At first, the development at the springs was quite crude. The water was captured by a barrel sunk in the mud, with people bringing their own tin cups to drink. The name of the first spring was changed to “Siloam” in 1881, and the barrel was replaced by a small, wooden Oriental-style pagoda. The water at Siloam Spring was free, but other hopeful entrepreneurs began exploring the area for other springs with curative values.
In 1881, a strong flowing spring was discovered a short distance down the Fishing River by Captain J.L. Farris, which, like the Siloam spring, also contained iron manganese water. Originally called the Empire Spring by Farris, it was later renamed the Regent Spring. Litha No. 1 Spring was discovered in 1883-84 by Thomas McCullin. The Soterian, Excelsior Springs Lithia Spring and the Salt Sulphur Spring were all discovered in 1888. The pagoda at the Superior Spring was built in 1901, and two more springs were discovered in 1906 — the Seltzer Salt Soda Spring and Sulphur Salt Soda Spring. Over the next two decades, more than thirty separate well or spring waters were discovered in the town, which were separated into five distinct types of waters: ferro(iron)-manganese, calcium bicarbonate (lithia), sodium bicarbonate (soda), saline and sulphur; the sulphur and saline waters were later considered a single category.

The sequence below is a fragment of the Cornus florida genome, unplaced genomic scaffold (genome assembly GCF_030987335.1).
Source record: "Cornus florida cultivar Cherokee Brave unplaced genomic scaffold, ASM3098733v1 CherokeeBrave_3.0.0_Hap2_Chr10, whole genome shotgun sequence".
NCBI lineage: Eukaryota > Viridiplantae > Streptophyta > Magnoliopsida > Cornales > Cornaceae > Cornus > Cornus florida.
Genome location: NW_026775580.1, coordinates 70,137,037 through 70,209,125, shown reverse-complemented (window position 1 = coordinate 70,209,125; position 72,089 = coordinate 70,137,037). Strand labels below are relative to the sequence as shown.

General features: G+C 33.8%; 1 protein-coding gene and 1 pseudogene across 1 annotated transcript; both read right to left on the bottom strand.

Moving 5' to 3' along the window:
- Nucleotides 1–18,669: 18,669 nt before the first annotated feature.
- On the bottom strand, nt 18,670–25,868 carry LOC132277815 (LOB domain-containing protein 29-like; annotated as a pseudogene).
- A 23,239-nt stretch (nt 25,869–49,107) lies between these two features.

The fame of the city as a health resort was sealed with the recognition of the waters at the Chicago World’s Fair in 1893. Charles W. Fish, general manager of the Excelsior Springs Bottling Company, exhibited the waters of the Regent, as well as Soterian Ginger Ale (made from the waters of the Soterian well). Both were awarded first prizes. The Ginger Ale later won another medal at the St. Louis World’s Fair in 1904.
The city and community civic groups are currently working to restore mineral water pavilions at as many sites as possible. To date there is one remaining original mineral water well pavilion, Superior Well and Pagoda, pictured, is scheduled for renovation, plus three others that have been rebuilt on original mineral water well sites.